Intentionality as the Mark of the Dispositional
Place (U.T.)
Source: Dialectica, Vol. 50, No. 2 (1996), pp. 91-120
Paper - Abstract

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Author’s Summary

  1. "Martin (C.B.) & Pfeifer (Karl) - Intentionality and the Non-Psychological" (1986) have claimed "that the most typical characterizations of intentionality ... all fail to distinguish . . . mental states from . . . dispositional physical states."
  2. The evidence they present in support of this thesis is examined in the light of the possibility that what it shows is that intentionality is the mark, not of the mental, but of the dispositional.
  3. Of the five marks of intentionality they discuss a critical examination shows that three of them, → Brentano's (1874) inexistence of the intentional object,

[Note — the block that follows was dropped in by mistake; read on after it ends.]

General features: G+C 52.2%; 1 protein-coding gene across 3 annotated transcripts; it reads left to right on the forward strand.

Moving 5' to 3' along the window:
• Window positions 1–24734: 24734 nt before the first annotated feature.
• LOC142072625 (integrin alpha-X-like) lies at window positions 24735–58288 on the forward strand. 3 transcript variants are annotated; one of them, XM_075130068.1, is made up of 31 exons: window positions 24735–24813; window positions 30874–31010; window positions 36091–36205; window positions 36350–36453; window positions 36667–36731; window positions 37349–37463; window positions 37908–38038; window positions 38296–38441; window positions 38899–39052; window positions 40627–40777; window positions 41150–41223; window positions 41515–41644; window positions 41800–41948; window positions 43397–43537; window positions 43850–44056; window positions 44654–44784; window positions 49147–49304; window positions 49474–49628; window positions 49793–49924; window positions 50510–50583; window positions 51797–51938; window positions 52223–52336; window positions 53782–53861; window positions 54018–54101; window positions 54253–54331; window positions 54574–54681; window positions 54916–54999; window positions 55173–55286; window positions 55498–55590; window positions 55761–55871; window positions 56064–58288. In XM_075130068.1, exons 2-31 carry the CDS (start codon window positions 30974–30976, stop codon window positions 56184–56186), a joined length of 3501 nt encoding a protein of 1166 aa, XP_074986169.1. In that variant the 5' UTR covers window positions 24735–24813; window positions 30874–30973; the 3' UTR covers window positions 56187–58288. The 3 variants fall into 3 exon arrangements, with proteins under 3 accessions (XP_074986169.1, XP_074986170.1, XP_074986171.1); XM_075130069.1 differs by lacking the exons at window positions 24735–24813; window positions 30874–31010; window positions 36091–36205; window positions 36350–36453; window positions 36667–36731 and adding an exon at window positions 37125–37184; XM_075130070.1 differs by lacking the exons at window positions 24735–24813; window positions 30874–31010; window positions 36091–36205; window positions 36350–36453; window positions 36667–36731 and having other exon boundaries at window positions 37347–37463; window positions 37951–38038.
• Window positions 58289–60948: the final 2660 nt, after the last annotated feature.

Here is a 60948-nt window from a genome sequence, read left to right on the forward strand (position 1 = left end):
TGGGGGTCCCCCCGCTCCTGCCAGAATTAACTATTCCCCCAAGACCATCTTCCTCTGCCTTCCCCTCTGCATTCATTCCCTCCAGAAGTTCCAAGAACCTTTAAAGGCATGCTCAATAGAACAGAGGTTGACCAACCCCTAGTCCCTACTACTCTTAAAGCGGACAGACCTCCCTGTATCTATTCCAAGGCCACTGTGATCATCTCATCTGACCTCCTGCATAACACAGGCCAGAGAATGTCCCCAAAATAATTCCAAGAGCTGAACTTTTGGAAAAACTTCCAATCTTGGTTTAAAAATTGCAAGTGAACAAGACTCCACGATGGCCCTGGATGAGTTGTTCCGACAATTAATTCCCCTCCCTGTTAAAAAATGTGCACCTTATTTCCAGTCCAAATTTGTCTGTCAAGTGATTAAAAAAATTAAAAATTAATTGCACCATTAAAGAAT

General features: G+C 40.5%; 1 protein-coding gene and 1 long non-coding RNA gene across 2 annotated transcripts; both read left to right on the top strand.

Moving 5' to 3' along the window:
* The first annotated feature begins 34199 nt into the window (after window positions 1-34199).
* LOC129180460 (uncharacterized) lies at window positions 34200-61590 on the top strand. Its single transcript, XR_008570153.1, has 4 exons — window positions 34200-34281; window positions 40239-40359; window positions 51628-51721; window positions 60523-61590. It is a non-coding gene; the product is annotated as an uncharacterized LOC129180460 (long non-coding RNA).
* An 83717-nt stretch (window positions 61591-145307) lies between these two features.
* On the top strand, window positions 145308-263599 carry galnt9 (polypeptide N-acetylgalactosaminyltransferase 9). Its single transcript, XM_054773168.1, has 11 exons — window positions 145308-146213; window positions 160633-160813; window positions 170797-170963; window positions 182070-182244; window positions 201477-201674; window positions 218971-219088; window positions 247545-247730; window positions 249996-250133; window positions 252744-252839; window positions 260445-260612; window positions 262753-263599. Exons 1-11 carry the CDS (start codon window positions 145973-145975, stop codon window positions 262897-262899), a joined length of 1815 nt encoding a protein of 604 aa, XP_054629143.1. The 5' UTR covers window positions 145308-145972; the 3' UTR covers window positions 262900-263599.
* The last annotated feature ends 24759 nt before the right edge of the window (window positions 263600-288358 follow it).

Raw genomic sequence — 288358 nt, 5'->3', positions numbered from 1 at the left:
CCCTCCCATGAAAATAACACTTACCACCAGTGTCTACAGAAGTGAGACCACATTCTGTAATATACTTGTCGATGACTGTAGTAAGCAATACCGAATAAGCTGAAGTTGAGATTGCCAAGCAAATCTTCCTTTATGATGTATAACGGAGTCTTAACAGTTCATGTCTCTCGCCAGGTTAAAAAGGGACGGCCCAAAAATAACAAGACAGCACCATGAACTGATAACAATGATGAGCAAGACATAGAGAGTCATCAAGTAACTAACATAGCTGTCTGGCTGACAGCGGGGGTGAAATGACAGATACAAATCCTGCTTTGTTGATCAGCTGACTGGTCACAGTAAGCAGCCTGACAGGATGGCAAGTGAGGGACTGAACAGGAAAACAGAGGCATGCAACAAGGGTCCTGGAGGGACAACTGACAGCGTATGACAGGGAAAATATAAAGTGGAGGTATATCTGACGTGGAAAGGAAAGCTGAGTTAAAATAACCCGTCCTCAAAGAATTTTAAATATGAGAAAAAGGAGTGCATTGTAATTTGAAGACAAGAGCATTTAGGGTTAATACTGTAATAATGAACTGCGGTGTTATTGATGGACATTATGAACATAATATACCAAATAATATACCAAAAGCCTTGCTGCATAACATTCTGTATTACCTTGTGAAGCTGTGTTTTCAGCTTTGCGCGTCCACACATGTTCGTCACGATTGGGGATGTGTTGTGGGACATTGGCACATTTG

"Searle (John) - Intentionality: An Essay in the Philosophy of Mind"'s (1983) directedness and
    "Anscombe (G.E.M.) - The Intentionality of Sensation: A Grammatical Feature"’s (1965) indeterminacy,
    are features which distinguish T-intenTional / dispositional states, both mental and non-mental (physical), from non-dispositional "categorical" states.
  4. The other two are either, as in the case of
    → Chisholm's (1957) permissible falsity of a prepositional attitude ascription,
    a feature of linguistic utterances too restricted in its scope to be of interest, or, as in the case of
    → Frege's (1892) indirect reference / Quine's (1953) referential opacity,
    evidence that the S-intenSional locution is a quotation either of what someone has said in the past or might be expected to say, if the question were to arise at some time in the future.

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